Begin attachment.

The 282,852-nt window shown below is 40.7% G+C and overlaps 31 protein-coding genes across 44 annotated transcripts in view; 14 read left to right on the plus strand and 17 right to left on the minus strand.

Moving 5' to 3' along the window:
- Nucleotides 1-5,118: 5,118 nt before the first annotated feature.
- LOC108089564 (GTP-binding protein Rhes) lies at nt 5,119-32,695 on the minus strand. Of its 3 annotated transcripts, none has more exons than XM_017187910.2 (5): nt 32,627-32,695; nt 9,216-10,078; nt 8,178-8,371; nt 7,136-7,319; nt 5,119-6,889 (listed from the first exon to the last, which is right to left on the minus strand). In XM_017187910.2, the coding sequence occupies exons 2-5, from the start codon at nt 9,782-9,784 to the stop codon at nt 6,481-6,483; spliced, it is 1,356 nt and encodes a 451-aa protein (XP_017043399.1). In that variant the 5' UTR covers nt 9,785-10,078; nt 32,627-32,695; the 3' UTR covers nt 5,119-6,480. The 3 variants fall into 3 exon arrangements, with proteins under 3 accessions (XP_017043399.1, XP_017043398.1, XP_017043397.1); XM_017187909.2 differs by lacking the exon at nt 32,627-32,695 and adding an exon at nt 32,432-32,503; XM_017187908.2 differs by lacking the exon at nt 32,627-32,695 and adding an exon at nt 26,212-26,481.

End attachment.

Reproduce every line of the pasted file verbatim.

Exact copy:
The 282,852-nt window shown below is 40.7% G+C and overlaps 31 protein-coding genes across 44 annotated transcripts in view; 14 read left to right on the plus strand and 17 right to left on the minus strand.

Moving 5' to 3' along the window:
- Nucleotides 1-5,118: 5,118 nt before the first annotated feature.
- LOC108089564 (GTP-binding protein Rhes) lies at nt 5,119-32,695 on the minus strand. Of its 3 annotated transcripts, none has more exons than XM_017187910.2 (5): nt 32,627-32,695; nt 9,216-10,078; nt 8,178-8,371; nt 7,136-7,319; nt 5,119-6,889 (listed from the first exon to the last, which is right to left on the minus strand). In XM_017187910.2, the coding sequence occupies exons 2-5, from the start codon at nt 9,782-9,784 to the stop codon at nt 6,481-6,483; spliced, it is 1,356 nt and encodes a 451-aa protein (XP_017043399.1). In that variant the 5' UTR covers nt 9,785-10,078; nt 32,627-32,695; the 3' UTR covers nt 5,119-6,480. The 3 variants fall into 3 exon arrangements, with proteins under 3 accessions (XP_017043399.1, XP_017043398.1, XP_017043397.1); XM_017187909.2 differs by lacking the exon at nt 32,627-32,695 and adding an exon at nt 32,432-32,503; XM_017187908.2 differs by lacking the exon at nt 32,627-32,695 and adding an exon at nt 26,212-26,481.